Not a single student at Dalton, an elite Manhattan private school, was accepted at Harvard this year. For $31,200 in tuition a year, parents are peeved, reports the New York Post. Marymount, a private girls school also struck out on Harvard admissions.
While high SAT scores and grade point averages, extracurricular activities and privileges such as a $46,000 private guidance counselor were once expected to guarantee admission to Ivy League schools, thatâ€™s not the case anymore. And for private schoolers who have grown up with their eyes on the Ivies, the idea of getting a good education at a less prestigious school is little comfort.
Kevin Carey cheers the news that the the children of the super-rich may have to settle for Johns Hopkins, Wesleyan and Vanderbilt instead of the holy trinity of Harvard, Yale and Princeton.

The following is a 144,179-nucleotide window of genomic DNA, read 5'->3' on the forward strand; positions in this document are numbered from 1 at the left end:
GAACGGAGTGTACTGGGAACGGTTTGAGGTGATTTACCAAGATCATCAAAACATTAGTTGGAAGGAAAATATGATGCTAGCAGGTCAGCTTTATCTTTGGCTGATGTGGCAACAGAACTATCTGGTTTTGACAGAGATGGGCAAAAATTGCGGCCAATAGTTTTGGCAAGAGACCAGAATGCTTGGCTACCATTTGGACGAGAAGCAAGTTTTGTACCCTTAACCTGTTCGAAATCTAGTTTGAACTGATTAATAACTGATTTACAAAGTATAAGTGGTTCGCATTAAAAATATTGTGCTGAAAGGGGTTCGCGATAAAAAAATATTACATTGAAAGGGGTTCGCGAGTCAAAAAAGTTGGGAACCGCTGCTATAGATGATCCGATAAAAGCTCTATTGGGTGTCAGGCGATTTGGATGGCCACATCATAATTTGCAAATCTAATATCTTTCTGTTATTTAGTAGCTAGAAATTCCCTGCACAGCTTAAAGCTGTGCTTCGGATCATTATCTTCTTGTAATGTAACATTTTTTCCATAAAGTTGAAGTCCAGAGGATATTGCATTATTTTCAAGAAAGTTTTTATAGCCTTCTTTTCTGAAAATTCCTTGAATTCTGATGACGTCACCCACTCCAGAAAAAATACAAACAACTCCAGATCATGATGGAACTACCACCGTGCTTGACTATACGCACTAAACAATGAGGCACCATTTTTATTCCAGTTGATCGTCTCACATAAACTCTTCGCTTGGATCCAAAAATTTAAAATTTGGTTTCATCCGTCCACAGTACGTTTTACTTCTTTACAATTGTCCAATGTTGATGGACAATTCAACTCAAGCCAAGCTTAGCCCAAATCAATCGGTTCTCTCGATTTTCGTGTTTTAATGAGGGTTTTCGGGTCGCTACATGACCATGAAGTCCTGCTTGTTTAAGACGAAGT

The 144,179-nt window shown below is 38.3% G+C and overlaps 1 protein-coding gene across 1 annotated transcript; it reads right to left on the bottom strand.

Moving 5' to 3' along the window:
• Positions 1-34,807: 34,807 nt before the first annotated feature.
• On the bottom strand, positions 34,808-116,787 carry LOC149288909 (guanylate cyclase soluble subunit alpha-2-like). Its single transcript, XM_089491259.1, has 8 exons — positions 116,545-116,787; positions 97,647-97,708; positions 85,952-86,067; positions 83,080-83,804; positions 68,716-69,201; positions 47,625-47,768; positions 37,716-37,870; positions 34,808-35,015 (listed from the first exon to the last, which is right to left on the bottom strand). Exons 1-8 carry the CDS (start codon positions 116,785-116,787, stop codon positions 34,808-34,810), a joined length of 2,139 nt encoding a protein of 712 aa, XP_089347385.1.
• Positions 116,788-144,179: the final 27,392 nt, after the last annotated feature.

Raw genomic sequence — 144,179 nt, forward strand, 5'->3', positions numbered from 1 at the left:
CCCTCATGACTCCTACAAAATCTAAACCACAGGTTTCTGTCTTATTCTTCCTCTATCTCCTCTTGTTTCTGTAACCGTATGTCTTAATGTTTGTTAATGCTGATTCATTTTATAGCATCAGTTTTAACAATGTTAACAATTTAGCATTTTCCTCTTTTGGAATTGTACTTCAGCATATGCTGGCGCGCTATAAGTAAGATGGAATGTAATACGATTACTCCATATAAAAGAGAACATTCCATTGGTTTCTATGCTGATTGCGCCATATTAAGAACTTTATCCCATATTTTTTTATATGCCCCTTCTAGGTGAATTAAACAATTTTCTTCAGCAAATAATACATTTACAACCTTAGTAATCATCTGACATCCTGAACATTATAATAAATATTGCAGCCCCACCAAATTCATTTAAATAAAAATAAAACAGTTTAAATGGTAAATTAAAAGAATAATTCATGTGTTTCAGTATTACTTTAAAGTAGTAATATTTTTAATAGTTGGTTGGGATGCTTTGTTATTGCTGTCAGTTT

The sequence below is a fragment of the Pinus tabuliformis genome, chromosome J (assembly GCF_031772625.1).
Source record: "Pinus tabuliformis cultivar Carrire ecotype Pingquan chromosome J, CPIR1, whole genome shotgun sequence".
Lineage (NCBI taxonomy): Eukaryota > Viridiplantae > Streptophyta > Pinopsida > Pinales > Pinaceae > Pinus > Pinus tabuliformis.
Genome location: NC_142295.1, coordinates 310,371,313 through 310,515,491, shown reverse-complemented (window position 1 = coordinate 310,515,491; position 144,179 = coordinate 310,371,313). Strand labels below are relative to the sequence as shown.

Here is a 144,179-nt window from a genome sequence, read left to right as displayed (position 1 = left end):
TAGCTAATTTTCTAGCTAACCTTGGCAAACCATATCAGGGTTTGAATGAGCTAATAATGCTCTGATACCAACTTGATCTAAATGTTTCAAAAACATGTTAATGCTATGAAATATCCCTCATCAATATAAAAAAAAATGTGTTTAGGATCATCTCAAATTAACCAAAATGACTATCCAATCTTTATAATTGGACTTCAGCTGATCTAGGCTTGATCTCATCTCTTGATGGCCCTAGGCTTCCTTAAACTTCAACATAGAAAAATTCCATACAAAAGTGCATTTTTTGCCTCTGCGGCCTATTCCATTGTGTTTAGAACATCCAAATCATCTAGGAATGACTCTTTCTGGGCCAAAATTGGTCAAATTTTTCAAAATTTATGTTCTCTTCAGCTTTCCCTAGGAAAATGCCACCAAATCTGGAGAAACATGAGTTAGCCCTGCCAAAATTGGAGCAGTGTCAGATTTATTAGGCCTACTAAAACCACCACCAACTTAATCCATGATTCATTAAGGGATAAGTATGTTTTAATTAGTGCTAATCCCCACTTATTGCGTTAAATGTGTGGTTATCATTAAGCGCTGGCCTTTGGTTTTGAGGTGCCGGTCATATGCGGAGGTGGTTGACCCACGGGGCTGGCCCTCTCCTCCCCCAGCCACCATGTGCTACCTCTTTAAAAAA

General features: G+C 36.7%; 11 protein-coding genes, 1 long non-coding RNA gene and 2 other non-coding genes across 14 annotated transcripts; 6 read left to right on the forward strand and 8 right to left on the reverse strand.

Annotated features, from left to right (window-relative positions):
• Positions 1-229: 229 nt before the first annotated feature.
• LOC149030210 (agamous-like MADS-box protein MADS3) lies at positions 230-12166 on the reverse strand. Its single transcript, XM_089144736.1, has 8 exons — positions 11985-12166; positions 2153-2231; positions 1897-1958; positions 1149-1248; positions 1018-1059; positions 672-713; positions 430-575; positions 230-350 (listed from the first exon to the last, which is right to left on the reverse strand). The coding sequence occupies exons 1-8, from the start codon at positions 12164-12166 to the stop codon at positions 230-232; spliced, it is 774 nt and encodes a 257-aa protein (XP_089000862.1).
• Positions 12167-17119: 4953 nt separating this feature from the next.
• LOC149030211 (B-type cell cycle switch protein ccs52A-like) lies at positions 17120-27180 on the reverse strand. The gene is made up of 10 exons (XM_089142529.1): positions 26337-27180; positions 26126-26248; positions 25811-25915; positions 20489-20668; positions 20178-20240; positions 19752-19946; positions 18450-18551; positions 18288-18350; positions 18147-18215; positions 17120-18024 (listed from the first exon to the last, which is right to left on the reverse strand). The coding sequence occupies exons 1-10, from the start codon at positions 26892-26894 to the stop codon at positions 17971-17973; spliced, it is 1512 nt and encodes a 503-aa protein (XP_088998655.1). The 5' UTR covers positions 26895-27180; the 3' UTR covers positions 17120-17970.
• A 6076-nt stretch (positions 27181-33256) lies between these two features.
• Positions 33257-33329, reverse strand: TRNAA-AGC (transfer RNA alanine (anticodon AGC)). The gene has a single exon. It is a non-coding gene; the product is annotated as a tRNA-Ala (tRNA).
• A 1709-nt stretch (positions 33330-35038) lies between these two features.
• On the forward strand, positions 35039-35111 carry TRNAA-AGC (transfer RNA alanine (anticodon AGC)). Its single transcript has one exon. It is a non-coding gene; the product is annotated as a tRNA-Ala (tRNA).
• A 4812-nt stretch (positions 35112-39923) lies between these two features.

. . . it’s unambiguously a good thing that it’s apparently getting harder for rich Manhattanites to push their children into Harvard by spending vast sums of money on expensive private schools, $46,000 private Ivy League admissions consultants (that’s not a typo), etc. etc. The reason (anecdotal, to be sure): all the criticism of the Ivies’ plutocracy-sustaining admissions policies and near-total lack of economic diversity seems to be paying off, at least a little.
Applications are up: This year’s graduating class is huge, moderate-income students think they can afford the Ivies due to new aid policies and the Internet has made it easy to send off multiple applications. Not surprisingly, the percentage of applicants accepted at elite colleges is down to new lows.